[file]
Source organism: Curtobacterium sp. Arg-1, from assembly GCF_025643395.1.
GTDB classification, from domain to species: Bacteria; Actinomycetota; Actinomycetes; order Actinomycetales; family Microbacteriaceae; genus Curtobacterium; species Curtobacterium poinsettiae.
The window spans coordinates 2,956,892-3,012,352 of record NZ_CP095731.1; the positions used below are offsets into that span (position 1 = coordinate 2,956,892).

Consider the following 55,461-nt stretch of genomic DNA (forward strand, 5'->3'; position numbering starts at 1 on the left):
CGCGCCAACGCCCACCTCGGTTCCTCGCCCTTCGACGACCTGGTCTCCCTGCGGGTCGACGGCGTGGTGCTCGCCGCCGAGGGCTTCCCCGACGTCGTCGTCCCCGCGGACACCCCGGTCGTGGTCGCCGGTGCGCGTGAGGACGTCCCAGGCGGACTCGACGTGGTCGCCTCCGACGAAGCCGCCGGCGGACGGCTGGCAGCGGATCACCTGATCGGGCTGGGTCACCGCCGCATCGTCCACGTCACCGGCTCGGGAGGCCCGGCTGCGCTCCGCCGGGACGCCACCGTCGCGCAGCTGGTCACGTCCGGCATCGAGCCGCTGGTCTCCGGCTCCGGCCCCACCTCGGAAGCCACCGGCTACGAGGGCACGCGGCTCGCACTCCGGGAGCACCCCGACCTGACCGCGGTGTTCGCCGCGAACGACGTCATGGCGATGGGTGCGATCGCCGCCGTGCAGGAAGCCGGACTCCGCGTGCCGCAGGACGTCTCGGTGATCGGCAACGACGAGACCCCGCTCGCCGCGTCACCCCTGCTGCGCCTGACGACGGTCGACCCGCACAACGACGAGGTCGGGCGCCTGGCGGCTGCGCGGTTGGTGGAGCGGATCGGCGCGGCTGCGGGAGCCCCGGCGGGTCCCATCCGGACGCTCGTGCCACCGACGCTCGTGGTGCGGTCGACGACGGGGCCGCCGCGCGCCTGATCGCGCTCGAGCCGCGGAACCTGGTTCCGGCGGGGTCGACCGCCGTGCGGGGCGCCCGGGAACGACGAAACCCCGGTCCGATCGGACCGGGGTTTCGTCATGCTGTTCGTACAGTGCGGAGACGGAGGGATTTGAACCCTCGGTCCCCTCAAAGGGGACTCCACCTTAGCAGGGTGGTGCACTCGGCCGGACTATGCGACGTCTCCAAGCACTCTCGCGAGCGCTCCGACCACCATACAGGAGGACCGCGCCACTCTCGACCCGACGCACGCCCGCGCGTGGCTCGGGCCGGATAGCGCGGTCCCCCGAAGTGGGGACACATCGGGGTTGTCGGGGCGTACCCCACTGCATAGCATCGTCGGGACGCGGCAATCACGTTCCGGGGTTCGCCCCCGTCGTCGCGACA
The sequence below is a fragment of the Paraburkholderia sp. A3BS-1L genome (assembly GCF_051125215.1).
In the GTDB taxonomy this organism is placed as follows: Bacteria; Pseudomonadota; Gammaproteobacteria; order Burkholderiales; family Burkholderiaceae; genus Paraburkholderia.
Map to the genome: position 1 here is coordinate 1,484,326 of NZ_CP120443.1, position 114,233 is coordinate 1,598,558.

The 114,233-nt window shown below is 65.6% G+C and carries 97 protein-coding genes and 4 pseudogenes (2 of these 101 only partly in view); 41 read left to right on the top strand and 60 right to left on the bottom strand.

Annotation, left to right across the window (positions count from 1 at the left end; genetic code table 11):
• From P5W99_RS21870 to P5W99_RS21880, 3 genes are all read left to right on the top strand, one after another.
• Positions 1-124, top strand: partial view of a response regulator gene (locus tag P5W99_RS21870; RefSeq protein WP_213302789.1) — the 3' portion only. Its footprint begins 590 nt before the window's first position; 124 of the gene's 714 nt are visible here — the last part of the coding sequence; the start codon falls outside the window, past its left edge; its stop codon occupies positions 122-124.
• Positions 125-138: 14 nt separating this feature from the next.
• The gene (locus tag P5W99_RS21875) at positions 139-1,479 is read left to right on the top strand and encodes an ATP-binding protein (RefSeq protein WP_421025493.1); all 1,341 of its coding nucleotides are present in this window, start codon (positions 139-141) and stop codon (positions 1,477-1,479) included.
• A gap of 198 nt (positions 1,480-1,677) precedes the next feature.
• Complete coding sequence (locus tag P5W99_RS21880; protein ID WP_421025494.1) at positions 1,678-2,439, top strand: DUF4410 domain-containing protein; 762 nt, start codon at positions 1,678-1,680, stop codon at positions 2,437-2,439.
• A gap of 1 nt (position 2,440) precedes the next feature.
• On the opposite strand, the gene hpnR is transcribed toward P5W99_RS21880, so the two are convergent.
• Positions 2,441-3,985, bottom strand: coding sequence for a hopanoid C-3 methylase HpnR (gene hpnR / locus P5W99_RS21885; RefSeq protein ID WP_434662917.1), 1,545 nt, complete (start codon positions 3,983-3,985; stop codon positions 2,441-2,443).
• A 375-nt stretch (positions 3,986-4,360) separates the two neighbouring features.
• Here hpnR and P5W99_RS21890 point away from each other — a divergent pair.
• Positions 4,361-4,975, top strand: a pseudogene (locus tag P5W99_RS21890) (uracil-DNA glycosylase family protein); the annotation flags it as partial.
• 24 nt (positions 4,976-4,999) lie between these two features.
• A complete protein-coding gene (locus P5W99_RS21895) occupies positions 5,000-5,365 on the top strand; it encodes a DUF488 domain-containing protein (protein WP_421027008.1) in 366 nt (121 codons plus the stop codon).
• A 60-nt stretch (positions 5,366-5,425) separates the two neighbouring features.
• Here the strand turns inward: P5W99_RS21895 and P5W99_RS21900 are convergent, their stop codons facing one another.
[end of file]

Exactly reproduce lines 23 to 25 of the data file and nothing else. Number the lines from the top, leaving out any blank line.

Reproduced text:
• 24 nt (positions 4,976-4,999) lie between these two features.
• A complete protein-coding gene (locus P5W99_RS21895) occupies positions 5,000-5,365 on the top strand; it encodes a DUF488 domain-containing protein (protein WP_421027008.1) in 366 nt (121 codons plus the stop codon).
• A 60-nt stretch (positions 5,366-5,425) separates the two neighbouring features.